Wednesday, 13 December 2017

Book Review: IN THE DARK by Andreas Pflüger

Title: In the Dark
Author: Andreas Pflüger
Head of Zeus
December 2017
My Rating: 🌟🌟🌟 1/2

Book Description:

Jenny Aaron was once part of an elite police unit tracking Germany's most dangerous criminals. She was the best. Until it all went wrong. A disastrous mission saw her abandon a wounded colleague and then lose her sight forever.
Now, five years later, she has learnt to navigate a darkened world. But she's still haunted by her betrayal. Why did she run?
Then she receives a call from the unit. They need her back. A prison psychologist has been brutally murdered. And the killer will only speak to one person...

My musings:

I am always keen to read about protagonists that stand out from the rest, so was very interested to meet Pflüger’s Jenny Aaron. How ambitious, I thought, to cast a blind woman as a highly trained police interrogator, who chases down a serial killer. Ambitious – perhaps. But Pflüger has certainly done his homework, and somehow a blind detective works, especially since Aaron has come to train other senses to such an extent that she is able to function quite efficiently without the sense of sight that most of us are totally reliant on. I found Pflüger’s descriptions of Aaron’s special skills fascinating, especially echolocation, her ability to use sound as a kind of sonar device similar to how bats and dolphins find their way around. Very kindly, Pflüger provides some links to find out more about his research in the postscript, which explained the skills in more detail and were certainly an “eye-opener” (pun intended) for me!

To get back to the book, here we have Jenny Aaron, who is basically an indestructible machine – super intelligent, highly skilled and afraid only of her own failings. Picture a type of female Jack Reacher. Noone messes with Aaron and gets away with it. Whilst being blinded in the line of duty may have slowed her down slightly, she has bounced back with a vengeance, even beating some of her colleagues at the shooting range. So catching a serial killer should not present much of a challenge to Aaron, except when the killer is just as ruthless, intelligent and fearless as she is. There is also a great cast of supporting characters, which at times held more interest for me than Aaron herself, especially the equally clever and fearless sniper  Pavlik. And strangely the killer, Holm, was so compelling that I yearned for a “let’s all be friends and live happily ever after” ending.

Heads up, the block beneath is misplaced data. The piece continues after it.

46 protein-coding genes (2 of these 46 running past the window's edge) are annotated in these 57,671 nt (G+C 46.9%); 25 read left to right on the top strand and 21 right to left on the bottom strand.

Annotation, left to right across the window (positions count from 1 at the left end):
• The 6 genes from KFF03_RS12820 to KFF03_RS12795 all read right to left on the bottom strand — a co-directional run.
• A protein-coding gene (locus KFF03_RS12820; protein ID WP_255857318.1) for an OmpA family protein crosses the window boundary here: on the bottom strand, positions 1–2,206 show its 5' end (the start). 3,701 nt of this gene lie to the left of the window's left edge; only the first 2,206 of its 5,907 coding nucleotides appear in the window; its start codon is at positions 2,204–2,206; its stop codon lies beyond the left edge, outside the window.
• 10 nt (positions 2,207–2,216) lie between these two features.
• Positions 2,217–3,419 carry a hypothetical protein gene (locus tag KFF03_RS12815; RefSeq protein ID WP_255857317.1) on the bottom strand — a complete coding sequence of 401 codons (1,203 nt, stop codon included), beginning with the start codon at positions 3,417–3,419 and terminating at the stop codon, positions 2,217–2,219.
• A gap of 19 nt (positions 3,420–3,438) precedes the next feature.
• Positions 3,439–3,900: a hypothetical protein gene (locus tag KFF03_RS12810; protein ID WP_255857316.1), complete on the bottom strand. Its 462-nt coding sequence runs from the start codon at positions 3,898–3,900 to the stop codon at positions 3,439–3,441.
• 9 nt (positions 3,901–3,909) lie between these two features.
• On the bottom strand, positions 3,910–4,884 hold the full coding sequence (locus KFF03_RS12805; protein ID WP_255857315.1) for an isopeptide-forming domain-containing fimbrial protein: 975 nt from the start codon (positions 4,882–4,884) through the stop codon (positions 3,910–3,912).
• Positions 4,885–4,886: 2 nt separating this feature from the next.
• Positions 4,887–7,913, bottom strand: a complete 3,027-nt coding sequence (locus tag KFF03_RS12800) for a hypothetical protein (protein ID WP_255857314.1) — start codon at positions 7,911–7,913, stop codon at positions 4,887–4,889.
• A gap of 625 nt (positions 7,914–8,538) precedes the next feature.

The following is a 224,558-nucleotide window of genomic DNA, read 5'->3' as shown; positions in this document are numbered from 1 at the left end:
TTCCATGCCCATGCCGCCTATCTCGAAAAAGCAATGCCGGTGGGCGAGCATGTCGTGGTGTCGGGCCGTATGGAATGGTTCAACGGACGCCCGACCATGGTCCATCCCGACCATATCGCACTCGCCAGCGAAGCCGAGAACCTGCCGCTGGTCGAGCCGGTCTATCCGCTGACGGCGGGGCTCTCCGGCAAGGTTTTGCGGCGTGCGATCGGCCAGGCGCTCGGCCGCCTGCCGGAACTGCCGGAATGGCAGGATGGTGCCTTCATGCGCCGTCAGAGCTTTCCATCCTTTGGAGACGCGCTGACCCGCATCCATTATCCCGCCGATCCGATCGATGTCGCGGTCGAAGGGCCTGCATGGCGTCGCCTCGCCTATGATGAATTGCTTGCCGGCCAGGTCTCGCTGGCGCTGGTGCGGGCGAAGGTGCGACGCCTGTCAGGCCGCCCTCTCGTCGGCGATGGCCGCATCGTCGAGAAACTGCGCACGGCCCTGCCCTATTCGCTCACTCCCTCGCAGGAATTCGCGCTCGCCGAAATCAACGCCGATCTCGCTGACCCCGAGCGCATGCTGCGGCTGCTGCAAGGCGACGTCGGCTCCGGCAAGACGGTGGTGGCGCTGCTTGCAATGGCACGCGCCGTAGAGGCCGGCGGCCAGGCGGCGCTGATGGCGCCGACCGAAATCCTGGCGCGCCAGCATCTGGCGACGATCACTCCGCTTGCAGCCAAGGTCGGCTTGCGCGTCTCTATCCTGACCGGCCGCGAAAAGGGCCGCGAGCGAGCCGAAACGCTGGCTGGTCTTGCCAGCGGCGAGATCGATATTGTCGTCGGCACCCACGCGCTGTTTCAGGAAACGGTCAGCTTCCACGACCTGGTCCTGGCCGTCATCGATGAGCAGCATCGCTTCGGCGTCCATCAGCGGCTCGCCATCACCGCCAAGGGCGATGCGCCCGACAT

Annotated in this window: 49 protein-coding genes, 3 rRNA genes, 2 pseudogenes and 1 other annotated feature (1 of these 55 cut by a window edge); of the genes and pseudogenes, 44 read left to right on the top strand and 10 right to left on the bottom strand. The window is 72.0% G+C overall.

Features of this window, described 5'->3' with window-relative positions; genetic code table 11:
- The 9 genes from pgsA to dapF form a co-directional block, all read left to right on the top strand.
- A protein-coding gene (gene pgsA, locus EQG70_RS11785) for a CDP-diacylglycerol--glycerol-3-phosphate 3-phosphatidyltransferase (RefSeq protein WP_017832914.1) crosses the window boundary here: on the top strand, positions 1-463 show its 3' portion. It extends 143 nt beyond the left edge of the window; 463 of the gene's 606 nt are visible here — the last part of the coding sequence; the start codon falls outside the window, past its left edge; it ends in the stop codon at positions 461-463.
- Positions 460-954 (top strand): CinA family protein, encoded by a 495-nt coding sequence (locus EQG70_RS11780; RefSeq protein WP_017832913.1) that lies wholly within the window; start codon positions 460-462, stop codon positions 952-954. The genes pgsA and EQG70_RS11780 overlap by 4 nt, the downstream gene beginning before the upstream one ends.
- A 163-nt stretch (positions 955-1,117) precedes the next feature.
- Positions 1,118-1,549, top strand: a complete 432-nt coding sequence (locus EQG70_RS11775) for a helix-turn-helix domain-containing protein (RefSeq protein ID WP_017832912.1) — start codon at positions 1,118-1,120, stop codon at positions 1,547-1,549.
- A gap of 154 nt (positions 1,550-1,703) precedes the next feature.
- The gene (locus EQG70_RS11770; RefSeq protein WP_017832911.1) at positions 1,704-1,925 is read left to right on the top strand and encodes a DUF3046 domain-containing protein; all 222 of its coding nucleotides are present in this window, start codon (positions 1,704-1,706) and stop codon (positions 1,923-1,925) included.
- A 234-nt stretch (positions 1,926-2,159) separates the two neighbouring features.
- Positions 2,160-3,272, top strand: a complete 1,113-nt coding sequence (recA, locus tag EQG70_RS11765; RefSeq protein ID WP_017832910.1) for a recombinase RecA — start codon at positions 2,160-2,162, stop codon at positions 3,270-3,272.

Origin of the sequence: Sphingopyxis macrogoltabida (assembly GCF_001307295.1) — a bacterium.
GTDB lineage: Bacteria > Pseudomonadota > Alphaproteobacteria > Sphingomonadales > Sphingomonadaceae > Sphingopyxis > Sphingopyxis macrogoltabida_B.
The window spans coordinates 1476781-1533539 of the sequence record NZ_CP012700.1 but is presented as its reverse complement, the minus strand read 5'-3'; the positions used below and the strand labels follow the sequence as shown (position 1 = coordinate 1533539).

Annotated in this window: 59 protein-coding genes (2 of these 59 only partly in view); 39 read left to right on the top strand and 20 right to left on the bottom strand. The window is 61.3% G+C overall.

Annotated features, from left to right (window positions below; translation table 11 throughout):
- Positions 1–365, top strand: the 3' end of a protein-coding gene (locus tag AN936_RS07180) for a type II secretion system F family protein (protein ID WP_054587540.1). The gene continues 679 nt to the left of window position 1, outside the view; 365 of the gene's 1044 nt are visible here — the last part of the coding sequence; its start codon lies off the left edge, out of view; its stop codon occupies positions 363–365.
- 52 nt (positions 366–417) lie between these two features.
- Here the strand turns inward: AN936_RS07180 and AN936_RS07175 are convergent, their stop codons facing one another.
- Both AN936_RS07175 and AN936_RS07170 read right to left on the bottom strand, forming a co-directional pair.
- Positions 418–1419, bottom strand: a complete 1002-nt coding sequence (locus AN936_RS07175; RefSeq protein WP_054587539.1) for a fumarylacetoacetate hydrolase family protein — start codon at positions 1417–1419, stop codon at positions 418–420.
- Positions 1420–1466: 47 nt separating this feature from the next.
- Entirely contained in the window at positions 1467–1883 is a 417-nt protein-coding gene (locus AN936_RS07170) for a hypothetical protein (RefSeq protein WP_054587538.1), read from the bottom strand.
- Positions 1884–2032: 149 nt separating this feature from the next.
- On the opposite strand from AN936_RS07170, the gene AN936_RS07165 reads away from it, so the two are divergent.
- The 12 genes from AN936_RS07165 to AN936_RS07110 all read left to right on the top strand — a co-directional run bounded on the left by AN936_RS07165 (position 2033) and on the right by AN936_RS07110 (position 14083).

In the Dark is an action packed thriller that will have you at the edge of your seat many times. I imagine a few casualties amongst the stunt crew if there ever is a film version – especially scenes where the blind Aaron must balance on the tow bar of a truck to escape her captors; or swim against the strong pull of a ship propeller in freezing water to save her life. Yes, there is a strong degree of having to suspend disbelief, but this is an action thriller, so this is almost a no-brainer. In fact, I would be surprised if no one snaps up the movie rights to this book, as it would make a fantastic film. It is certainly a story that will appeal to a wide audience, containing not only a solid murder mystery, but also the kick-ass action packed elements of a thriller.

Ok, now to the things that didn’t work for me – and mind you, I had a preview copy of the book that had a few formatting issues, which didn’t help. But I felt that in parts the book was too long and convoluted and could have done with some paring down. The large number of characters, some of which appeared under several names (family name, first name, nick name) didn’t help and I did a lot of flicking back and forth to find my bearings. With several plots and timelines intertwined throughout the book with little to distinguish them, it was easy to get lost and disorientated to person, time and place. Aaron’s inner dialogue, in which she reflects on her past experience in Barcelona, constantly cut into the current plot to a degree where it interrupted the smooth flow of the story. Perhaps some of these issues are related to the translation from German, but I felt that the 446 pages could have been edited down a bit to put more emphasis on the focal story. Seeing that this is the first book of a trilogy (I believe), some of these issues may naturally get ironed out as the characters evolve and grow. I am certainly interested in seeing this die-hard cast back in a new setting and look forward to Book 2! 

Thank you to Netgalley and Head of Zeus for the free electronic copy of this novel and for giving me the opportunity to provide an honest review.

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